### Dynamic allocation 2d array

I need someone knowledgeable enough to confirm that this problem cannot be solved without a pointer. Namely I need to read the rows and columns number from the user cin >> m, n and then use to declare an array int A[m][n];

However as m and n are not constants I am not able to do that. Is there a workaround? The following is the solution I came with BUT using a pointers which should be not the case.
 ``12345678910111213141516171819202122232425262728293031323334353637383940414243444546474849505152535455565758596061626364656667686970717273`` ``````// solution with using pointers as "int A[m][n]" does not work for me!!! void TwoDimensionalArrayFunc(){ int m = 0; int n = 0; // instruct the users to enter array dimensions cout << "Please insert value for m:"; cin >> m; cout << endl; cout << "Please insert value for n:"; cin >> n; cout << endl; // I am using the pointers because C++ doesn't support the array dimensions with sizes // not known at compile time ("allocated types") (our dimensions are not constants). int **A = new int*[m]; for(int i = 0; i < m; ++i) { A[i] = new int[n]; } cout << "Insert values:\n"; // read the user inputs for (int i = 0; i < m; i++){ for (int j = 0; j < n; j++){ cout << "A[" << i << "][" << j << "]:"; cin >> A[i][j]; cout << endl; } } // variables to be used for the final output int smallest = 0; int largest = 0; int difference = 0; // find the largest number for (int i = 0; i < m; i++){ for (int j = 0; j < n; j++){ if(largest < A[i][j]){ largest = A[i][j]; } } } // find the smallest number smallest = largest; for (int i = 0; i < m; i++){ for (int j = 0; j < n; j++){ if(smallest > A[i][j]){ smallest = A[i][j]; } } } // compute the difference difference = largest - smallest; cout << "The smallest element in the array is: " << smallest << endl; cout << "The largest element in the array is: " << largest << endl; cout << "The difference between them is: " << difference << endl; // clean up // everything that is allocated with 'new' is created on the heap and must be de-allocated with delete. // meaning, it has to be deleted from the heap to prevent a memory leaks. for(int i = 0; i < m; ++i) { delete [] A[i]; } delete [] A; }``````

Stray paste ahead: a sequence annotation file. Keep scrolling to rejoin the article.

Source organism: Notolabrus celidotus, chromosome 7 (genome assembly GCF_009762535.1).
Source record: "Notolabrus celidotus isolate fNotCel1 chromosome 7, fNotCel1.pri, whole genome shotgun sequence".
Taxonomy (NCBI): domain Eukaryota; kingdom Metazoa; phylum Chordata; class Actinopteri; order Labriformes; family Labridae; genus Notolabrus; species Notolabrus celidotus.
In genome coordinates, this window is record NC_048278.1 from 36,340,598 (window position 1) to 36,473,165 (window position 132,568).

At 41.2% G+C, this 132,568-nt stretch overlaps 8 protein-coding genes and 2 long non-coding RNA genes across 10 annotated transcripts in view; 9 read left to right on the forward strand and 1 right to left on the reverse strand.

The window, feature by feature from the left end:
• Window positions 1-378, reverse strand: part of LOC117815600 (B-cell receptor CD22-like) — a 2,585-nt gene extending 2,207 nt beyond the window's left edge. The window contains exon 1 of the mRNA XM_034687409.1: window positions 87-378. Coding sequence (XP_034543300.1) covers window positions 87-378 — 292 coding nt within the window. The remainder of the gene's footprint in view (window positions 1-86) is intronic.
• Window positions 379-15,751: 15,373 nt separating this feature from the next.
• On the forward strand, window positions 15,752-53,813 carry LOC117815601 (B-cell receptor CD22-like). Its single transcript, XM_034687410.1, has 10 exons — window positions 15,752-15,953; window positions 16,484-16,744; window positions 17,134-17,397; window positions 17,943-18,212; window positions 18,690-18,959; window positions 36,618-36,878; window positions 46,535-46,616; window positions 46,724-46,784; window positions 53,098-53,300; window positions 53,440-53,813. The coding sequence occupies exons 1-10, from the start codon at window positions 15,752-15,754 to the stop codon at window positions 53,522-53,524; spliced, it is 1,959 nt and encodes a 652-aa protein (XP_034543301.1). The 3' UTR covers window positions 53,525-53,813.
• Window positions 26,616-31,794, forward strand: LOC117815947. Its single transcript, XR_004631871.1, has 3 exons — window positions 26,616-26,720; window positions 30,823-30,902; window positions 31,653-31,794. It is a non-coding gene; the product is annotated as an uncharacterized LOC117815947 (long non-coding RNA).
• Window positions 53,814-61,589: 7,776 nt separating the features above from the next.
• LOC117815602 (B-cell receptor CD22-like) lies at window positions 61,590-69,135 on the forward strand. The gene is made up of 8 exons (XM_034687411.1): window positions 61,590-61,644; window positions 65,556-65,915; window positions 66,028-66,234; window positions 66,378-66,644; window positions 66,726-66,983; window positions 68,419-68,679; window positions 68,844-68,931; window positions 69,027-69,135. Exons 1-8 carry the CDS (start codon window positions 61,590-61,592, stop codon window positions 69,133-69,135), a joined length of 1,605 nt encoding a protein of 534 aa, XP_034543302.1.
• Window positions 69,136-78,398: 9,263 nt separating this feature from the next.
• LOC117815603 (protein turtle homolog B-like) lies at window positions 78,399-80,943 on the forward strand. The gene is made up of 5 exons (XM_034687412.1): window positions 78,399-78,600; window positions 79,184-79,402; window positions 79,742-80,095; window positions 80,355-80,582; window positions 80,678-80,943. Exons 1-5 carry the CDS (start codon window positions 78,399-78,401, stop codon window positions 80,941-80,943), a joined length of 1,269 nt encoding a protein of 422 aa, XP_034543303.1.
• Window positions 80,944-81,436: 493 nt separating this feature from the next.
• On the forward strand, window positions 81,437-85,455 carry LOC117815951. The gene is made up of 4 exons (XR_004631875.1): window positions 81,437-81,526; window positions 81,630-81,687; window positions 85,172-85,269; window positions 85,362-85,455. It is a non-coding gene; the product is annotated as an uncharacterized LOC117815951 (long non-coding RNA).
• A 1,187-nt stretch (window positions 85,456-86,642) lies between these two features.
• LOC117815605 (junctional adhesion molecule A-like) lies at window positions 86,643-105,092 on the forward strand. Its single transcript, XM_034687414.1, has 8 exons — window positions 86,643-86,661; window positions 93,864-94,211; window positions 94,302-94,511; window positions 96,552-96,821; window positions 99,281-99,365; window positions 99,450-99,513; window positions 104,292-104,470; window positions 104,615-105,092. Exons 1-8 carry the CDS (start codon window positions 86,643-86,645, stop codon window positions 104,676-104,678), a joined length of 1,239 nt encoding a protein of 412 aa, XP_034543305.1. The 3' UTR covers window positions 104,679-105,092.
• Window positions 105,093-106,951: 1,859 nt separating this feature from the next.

Thank you so much in advance
With normal arrays and without pointers I think this can't be solved. But it is possible with (multidimensional) vectors: http://www.cplusplus.com/reference/vector/vector/ and http://en.cppreference.com/w/cpp/container/vector
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Actually I am trying to find a solution using C-style C++ which means no std::vectors, std::array and such. I have a guy claiming that it can be solved without pointers but never showed me the solution.
Thank you for your opinion. It's much appreciated.

I'll be waiting for someone else to confirm this before I announce that it cannot be solved without pointers.

Thank you again

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*bump*
Read up on the memory layout of multidimensional arrays, and how to index them, here:
http://www.cplusplus.com/faq/sequences/#what-is-a-md-array

All you need is a function to index the data. Something like:

 ``12345`` ``````template T& index( T* a, std::size_t columns, std::size_t row, std::size_t col ) { return a[ (columns * row) + col ]; }``````

It is a little cumbersome to use. I dislike the std::array class -- I think it has serious problems (mainly, it is type-incompatible with other arrays -- one of the original complaints against Pascal in Kernighan's famous paper) and it uses up a useful name in the std namespace (contaminating it's usefulness for those who want a better array class).

That rant aside, you can easily create a class to manage a variable-sized 2D array, which you can use almost identically to a normal 2D array. All you need to overload is the [] operator (to return a pointer to the first element in each row). Ideally, you could do something like:

 ``12345`` ``````array2d xs( 3, 4 ); // == int xs[ 3 ][ 4 ] xs.resize( 4, 4 ); // oh, wait, I meant xs[ 4 ][ 4 ] xs[ 1 ][ 2 ] = 7; // xs[ 1 ] returns pointer to beginning of row, [ 2 ] index element in row ``````

etc.

Such a class can be as simple or complex as you like.

Hope this helps.
Thanks for replying Duoas. It's greatly appreciated.
However I need someone to either confirm that this problem CANNOT be solved WITHOUT POINTERS or post a C-Style solution using int A[m][n]; where m & n are entries from the user cout << m; cout << n;

As mentioned I believe that its not even possible but I want to be 100% sure about it.

Thank you so much

Compile with -std=c11

 ``123456789101112131415161718192021222324252627282930313233`` ``````#include #include #include int main() { unsigned m, n; printf( "m? " ); fflush( stdout ); scanf( "%u", &m ); printf( "n? " ); fflush( stdout ); scanf( "%u", &n ); int a[ m ][ n ]; memset( (void*)a, 0, sizeof(int) * m * n ); a[ 1 ][ 2 ] = 7; for (unsigned i = 0; i < m; i++) { for (unsigned j = 0; j < n; j++) { printf( "%u ", a[ i ][ j ] ); } printf( "\n" ); } return 0; }``````

This doesn't help you, though, since your functions to work on the array still need to index the data.

And the only way to do that is via pointer arithmetic, like I posted above.
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